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Precision 3D scanner base and method for measuring manufactured parts
6486963 Precision 3D scanner base and method for measuring manufactured parts
Patent Drawings:Drawing: 6486963-10    Drawing: 6486963-11    Drawing: 6486963-3    Drawing: 6486963-4    Drawing: 6486963-5    Drawing: 6486963-6    Drawing: 6486963-7    Drawing: 6486963-8    Drawing: 6486963-9    
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Inventor: Holec
Date Issued: November 26, 2002
Application: 09/597,795
Filed: June 20, 2000
Inventors: Holec; Henry V. (Mendota Heights, MN)
Assignee: PPT Vision, Inc. (Eden Prairie, MN)
Primary Examiner: Font; Frank G.
Assistant Examiner: Punnoose; Roy M.
Attorney Or Agent: Schwegman, Lundberg, Woessner & Kluth, P.A.
U.S. Class: 356/601; 356/608; 356/611
Field Of Search: 356/601; 356/608; 356/611
International Class: G01B 11/24
U.S Patent Documents: 3069654; 4212073; 4370300; 4639139; 4641972; 4705395; 4729536; 4965665; 4967066; 4967284; 4991968; 5060065; 5085502; 5251156; 5285397; 5355221; 5379107; 5398113; 5426302; 5465152; 5546189; 5561525; 5636025; 5646733; 5680215; 5719952; 5745176; 5753903; 5859698; 5943125; 6022124; 6069701; 6072898; 6173070; 6181472; 6222187; 6249347; 6260000; 6282462
Foreign Patent Documents: 0638801; 98/02716
Other References: Ballard, D.H., "Generalizing the Hough Transform to Detect Arbitrary Shapes", Pattern Recognition, 13 (2), Pergamon Press, pp. 183-194,(1981)..
Davies, E.R., Machine Vision: Theory, Algorithms, Practicalities, 2nd Edition, Academic Press, San Diego, pp. 195-210, (1997)..
Yang, H.S., et al., "Determination of the identity, position and orientation of the topmost object in a pile: some further experiments", IEEE International Conference on Robotics and Automation, 1, San Francisco. CA, 293-298, (1986)..









Abstract: In the context of a machine-vision system for inspecting a part, a method and apparatus to provide high-speed high accuracy 3D (three-dimensional) inspection of manufactured parts by reducing vibration. One system includes a machine-base unit and a table-base portion supported by the base unit. At least two upright portions are connected to the table-base portion. A first scanner support is coupled to the upright portions. An imager head is coupled to the scanner support, wherein the scanner support moves the imager head in a linear motion to scan the object. A connecting member including at least one vibration-absorbing portion connects to the upright portions to absorb vibrations of the upright portions. Also described is a method of reducing vibration in a three-dimensional scanning apparatus used to determine a geometry of an object having at least one surface to be measured, the scanning apparatus having two or more upright portions and a scanning mechanism coupled the upright portions for moving an imaging head. The method includes supporting the scanning mechanism on the upright portions, dampening vibrations of the upright portions, scanning the imaging head relative to the object, receiving image signals representing a three-dimensional geometry of the object into a computer, and calculating with the computer object-geometry data representing three-dimensional geometry of the object.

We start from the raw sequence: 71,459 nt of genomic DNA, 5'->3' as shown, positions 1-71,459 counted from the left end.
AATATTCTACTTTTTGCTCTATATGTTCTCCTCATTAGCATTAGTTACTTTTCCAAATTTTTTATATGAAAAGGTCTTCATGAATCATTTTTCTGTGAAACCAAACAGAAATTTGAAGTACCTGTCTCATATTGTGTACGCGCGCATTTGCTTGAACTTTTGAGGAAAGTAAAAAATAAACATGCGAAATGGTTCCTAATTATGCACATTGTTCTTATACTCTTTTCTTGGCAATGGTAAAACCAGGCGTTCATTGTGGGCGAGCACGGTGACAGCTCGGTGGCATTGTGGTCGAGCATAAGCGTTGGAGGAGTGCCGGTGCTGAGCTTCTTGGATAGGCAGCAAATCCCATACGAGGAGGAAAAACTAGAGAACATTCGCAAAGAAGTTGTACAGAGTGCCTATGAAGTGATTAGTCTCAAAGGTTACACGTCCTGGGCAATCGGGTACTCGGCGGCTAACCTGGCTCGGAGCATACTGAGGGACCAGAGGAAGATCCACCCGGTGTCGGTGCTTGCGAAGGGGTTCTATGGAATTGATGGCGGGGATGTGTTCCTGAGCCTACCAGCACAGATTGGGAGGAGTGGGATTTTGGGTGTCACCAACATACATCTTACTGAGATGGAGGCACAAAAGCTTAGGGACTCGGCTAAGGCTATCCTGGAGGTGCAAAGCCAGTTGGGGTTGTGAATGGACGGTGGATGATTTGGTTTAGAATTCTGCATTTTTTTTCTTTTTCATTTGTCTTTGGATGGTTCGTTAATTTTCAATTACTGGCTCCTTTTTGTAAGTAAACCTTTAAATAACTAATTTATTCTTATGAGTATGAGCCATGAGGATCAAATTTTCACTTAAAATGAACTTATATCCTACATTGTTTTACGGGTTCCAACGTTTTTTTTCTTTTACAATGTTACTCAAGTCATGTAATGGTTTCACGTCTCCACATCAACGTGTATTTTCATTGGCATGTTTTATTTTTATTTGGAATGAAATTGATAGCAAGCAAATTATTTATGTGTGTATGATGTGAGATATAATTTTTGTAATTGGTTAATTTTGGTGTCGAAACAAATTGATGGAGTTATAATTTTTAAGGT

Claim: What is claimed is:

1. A machine-vision system for inspecting an object, comprising: a machine-base unit; a table-base portion supported by the base unit; at least two upright portionsconnected to the table-base portion; a first scanner support coupled to the upright portions; an imager head coupled to the scanner support, wherein the scanner support moves the imager head in a linear motion to scan the object; and a connectingmember including at least one vibration-absorbing portion, wherein the connecting member is connected to the upright portions to reduce vibrations of the upright portions.

2. The machine-vision system of claim 1, wherein the vibration-absorbing portion comprises double-sided adhesive tape.

3. The machine-vision system of claim 1, wherein the vibration-absorbing portion comprising double-sided adhesive tape is mounted with one face of the tape attached to two non-coplanar adjacent surfaces of one of the upright portions, and withan opposite face of the tape attached to corresponding mating surfaces of the connecting member.

4. The machine-vision system of claim 1, wherein the first scanner support includes: a support bar having a substantially horizontal long axis; a scanner shuttle, wherein the imager head is attached to the scanner shuttle; and a motor, whereinthe motor moves the scanner shuttle relative to the support bar along a first substantially horizontal direction.

5. The machine-vision system of claim 4, wherein the first scanner support is attached to a plurality of second scanner supports, each of the second scanner supports attached to one of the upright portions, wherein each one of the second scannersupports moves the support bar of the first scanner support in a substantially vertical direction.